“In 1982, Christopher Vale was sent away after his family was brutally murdered. 10 years later, on Halloween night, he returned.”
Director: Mark Atkins / Writers: Michael Gingold & David Michael Latt / Cast: Derek Osedach, Rebekah Kochan, Scot Nery, Sean Durrie, Alicia Klein, Erica Roby, Amanda Ward, Jared Michaels, Amelia Jackson-Gray, Nick Daly Clark, Michael Schatz.
Body Count: 18
If you’re not familiar with chintzy, low-bud production house The Asylum, then they’re the company who work a fast-paced assembly line approach to filmmaking, offering cheapo alternatives to then-present blockbusters, such as The Day the Earth Stopped, Snakes on a Train and recently Monster Shark vs. Giant Octopus! Although what that final one was made in response to is anyone’s guess. Each made-for-DVD film is garnished with overly-familiar artwork in an attempt to trick dim-witted browsers into selecting the wrong film. They also spun out Hillside Cannibals and When a Killer Calls in recent years.
So, Halloween Night then? Timed to coincide with Rob Zombie’s remake of a certain classic slasher flick, the UK box art for this one even featured a strikingly similar font for its title! Anyway, they duly knocked out this rubbish, a film which can’t even get its own story straight. According to both the box and the title cards, the film is “based on a true story” – yawn. Is it though? It is really? It’s certainly based on someone else’s hard work.
What ‘true’ tale this may be remains unresolved by the end, though it’s unlike anything that was front-lined in this seen-it-all-before-and-a-thousand-times-better effort, which sees an escaped mental patient crashing the Halloween party of uber-jerk David and friends. According to the tagline, this occurs in 1992, yet all the characters have cell phones and digital cameras.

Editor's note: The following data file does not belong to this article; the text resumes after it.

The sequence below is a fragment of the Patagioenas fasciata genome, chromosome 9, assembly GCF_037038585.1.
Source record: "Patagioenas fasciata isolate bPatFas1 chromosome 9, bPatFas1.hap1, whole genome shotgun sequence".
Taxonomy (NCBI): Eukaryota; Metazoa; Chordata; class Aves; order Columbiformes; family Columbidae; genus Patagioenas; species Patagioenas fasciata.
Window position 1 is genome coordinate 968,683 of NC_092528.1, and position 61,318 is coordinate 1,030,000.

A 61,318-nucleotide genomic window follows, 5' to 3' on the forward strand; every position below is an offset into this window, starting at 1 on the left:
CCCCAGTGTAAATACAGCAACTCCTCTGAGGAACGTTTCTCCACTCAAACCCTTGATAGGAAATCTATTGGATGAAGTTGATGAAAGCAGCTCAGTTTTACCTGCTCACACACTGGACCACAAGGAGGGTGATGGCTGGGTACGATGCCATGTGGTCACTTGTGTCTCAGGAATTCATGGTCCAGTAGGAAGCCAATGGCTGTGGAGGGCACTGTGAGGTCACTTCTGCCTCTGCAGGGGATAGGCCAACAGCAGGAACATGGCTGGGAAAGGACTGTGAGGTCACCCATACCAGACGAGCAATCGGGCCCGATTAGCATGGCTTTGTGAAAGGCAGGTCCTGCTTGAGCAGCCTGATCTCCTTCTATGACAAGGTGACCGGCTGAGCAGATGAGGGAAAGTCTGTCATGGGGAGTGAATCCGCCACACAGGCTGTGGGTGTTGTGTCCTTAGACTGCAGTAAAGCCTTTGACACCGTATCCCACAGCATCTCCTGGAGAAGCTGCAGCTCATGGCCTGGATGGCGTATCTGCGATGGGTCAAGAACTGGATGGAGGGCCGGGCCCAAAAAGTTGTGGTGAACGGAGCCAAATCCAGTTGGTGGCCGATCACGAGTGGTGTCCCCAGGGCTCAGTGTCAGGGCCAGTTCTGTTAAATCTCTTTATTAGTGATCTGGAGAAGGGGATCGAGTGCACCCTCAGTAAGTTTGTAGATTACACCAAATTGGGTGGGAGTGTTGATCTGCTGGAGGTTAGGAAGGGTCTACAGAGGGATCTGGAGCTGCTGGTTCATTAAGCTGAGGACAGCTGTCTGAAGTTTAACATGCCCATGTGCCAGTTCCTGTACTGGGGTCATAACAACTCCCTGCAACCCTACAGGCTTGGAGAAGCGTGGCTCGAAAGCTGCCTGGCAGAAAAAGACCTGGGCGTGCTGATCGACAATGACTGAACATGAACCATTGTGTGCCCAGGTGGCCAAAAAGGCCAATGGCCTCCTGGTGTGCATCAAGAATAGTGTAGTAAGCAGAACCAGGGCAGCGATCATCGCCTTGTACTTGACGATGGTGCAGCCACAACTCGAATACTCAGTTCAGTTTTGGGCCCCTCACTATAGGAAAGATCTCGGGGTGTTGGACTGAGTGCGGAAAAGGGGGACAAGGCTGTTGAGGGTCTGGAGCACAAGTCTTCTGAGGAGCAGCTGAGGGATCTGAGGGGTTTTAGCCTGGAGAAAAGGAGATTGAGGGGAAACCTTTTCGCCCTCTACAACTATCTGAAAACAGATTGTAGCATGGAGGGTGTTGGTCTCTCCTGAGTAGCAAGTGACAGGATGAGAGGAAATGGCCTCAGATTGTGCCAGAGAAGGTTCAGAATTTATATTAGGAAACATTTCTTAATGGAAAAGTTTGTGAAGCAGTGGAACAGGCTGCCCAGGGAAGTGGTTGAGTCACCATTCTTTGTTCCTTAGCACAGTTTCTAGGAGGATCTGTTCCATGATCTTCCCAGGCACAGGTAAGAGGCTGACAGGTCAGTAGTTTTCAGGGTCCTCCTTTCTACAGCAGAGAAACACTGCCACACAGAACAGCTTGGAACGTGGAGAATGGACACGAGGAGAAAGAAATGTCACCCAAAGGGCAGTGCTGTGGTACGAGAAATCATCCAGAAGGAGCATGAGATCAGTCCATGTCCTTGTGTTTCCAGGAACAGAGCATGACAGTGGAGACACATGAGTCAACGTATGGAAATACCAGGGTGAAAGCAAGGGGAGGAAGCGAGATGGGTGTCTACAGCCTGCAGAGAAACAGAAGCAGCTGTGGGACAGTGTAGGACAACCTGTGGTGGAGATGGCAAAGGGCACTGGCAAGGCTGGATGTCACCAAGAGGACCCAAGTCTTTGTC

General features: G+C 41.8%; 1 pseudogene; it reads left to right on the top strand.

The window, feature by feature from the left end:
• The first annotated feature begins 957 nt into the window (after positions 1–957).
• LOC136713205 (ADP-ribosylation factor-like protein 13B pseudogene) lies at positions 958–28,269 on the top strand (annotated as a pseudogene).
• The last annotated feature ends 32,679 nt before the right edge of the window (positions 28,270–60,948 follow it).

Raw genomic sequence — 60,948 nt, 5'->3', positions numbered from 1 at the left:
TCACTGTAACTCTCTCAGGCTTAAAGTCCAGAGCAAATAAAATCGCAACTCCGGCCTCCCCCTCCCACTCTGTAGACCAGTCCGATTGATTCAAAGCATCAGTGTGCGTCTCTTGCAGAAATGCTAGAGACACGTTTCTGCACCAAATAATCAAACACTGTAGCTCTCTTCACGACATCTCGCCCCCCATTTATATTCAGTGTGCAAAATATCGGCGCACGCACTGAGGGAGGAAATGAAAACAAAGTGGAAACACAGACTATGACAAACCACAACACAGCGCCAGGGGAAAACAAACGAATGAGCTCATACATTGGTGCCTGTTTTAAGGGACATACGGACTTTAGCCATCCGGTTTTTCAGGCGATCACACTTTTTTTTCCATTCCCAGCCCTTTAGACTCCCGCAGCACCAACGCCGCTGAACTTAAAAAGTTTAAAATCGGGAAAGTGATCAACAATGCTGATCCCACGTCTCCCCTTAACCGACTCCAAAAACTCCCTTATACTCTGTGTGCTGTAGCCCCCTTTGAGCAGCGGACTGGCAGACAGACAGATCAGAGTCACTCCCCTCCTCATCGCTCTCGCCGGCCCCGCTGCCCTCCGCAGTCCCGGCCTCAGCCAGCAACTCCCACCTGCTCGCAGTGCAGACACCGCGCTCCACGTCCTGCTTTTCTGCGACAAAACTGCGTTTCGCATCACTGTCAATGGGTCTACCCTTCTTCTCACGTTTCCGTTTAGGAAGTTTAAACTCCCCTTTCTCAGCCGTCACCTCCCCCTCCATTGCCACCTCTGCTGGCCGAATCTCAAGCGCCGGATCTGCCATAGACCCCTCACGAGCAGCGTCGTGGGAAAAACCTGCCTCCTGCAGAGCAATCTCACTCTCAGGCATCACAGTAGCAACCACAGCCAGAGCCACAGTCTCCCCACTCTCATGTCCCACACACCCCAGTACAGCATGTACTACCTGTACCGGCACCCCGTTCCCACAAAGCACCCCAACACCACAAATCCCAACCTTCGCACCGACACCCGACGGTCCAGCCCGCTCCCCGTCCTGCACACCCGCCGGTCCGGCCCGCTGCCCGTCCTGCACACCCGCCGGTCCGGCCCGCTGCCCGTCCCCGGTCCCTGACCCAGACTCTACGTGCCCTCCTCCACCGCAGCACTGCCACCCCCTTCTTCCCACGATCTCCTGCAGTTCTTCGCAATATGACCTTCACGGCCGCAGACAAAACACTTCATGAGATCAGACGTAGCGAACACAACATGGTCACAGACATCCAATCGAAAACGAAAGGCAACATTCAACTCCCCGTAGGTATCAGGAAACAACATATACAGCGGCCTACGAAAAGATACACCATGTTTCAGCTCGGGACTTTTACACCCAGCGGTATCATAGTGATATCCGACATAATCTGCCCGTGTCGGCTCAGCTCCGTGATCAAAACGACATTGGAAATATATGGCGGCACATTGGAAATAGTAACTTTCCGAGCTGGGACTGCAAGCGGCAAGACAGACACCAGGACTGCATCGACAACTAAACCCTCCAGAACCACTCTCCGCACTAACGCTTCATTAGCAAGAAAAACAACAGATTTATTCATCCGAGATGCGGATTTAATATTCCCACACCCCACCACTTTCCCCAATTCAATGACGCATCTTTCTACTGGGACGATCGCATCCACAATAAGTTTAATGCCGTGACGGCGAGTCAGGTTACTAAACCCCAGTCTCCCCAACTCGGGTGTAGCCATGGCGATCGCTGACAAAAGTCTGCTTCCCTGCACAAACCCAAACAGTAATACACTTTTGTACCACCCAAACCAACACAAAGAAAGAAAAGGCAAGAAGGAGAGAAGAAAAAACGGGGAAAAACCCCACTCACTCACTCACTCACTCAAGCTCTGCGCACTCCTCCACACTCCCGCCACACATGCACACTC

Events unfold in a predictably boring style with the killer stealing an early victim’s costume so everybody unquestionably assumes he’s their buddy until he impales them on something. A brief subplot concerning a prank gone wrong fills the midsection and gives the cops an excuse to break up the party and send most of the mob packing, leaving only a handful of morons behind to bolster the body count. What’s becoming a worrying trend in skid row-budget flicks is the totally extraneous lesbian love scene, present and accounted for along with a ‘here we go again’ ending.
Acting wise, the leads go for a naturalistic approach, although David is such an asshole that it’s difficult to concentrate on any positive attributes he might have. Might. The sad fact for all those involved though is that the film exists only to try and fool people into thinking it’s something it blatantly isn’t.
Blurb-of-interest: both leads Osedach and Kochan were in When a Killer Calls as well.